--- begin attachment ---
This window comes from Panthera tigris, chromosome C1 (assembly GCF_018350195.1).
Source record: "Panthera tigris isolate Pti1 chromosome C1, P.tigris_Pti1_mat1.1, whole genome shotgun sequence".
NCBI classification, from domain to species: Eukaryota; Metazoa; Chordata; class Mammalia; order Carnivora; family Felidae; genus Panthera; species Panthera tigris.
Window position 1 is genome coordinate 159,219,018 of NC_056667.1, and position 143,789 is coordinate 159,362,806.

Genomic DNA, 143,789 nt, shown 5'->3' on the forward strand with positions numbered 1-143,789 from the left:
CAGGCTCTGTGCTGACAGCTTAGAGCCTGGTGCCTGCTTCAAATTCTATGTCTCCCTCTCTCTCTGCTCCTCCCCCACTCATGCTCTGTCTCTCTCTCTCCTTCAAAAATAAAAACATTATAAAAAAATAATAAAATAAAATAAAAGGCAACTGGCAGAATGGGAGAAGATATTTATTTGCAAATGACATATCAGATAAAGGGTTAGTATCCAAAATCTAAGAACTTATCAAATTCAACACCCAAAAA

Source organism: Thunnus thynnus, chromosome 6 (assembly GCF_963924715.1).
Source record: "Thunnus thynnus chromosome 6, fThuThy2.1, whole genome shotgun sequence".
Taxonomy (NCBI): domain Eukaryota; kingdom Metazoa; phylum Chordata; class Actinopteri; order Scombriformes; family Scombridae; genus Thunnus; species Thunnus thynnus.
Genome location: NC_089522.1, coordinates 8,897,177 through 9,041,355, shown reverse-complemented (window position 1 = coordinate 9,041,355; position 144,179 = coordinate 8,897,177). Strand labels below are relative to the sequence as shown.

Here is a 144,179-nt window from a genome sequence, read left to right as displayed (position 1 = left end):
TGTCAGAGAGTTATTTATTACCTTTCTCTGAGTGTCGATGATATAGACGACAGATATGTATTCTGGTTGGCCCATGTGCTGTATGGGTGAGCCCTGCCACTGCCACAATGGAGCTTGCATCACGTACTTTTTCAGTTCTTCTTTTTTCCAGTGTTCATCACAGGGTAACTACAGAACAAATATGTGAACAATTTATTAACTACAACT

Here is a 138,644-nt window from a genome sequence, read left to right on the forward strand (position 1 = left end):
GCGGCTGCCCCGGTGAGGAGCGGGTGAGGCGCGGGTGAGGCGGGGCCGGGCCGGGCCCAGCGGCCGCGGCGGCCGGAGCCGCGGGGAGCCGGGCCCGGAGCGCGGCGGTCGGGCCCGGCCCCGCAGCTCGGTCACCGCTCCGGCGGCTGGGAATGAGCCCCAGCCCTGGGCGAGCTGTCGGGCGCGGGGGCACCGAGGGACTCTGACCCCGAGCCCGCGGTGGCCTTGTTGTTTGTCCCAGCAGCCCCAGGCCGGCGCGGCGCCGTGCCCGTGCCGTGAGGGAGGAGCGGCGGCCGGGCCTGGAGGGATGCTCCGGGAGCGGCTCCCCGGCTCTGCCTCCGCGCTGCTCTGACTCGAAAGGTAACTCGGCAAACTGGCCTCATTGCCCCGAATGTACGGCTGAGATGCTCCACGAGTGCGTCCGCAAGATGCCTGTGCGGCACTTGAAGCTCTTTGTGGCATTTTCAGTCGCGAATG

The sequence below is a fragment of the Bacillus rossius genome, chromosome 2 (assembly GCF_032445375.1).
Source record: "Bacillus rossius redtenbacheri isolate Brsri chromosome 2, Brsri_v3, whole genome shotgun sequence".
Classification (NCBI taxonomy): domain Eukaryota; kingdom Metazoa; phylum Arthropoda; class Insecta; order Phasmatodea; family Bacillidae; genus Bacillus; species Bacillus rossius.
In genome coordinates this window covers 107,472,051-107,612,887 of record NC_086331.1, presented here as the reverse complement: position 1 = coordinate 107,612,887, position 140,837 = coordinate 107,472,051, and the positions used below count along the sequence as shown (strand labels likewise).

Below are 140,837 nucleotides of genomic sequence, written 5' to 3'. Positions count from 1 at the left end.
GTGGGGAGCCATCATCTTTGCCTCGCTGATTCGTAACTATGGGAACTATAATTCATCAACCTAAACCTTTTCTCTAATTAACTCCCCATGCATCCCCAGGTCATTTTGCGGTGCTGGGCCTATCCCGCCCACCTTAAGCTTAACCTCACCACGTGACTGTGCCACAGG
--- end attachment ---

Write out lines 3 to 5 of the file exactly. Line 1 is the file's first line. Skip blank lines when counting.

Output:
NCBI classification, from domain to species: Eukaryota; Metazoa; Chordata; class Mammalia; order Carnivora; family Felidae; genus Panthera; species Panthera tigris.
Window position 1 is genome coordinate 159,219,018 of NC_056667.1, and position 143,789 is coordinate 159,362,806.

Genomic DNA, 143,789 nt, shown 5'->3' on the forward strand with positions numbered 1-143,789 from the left: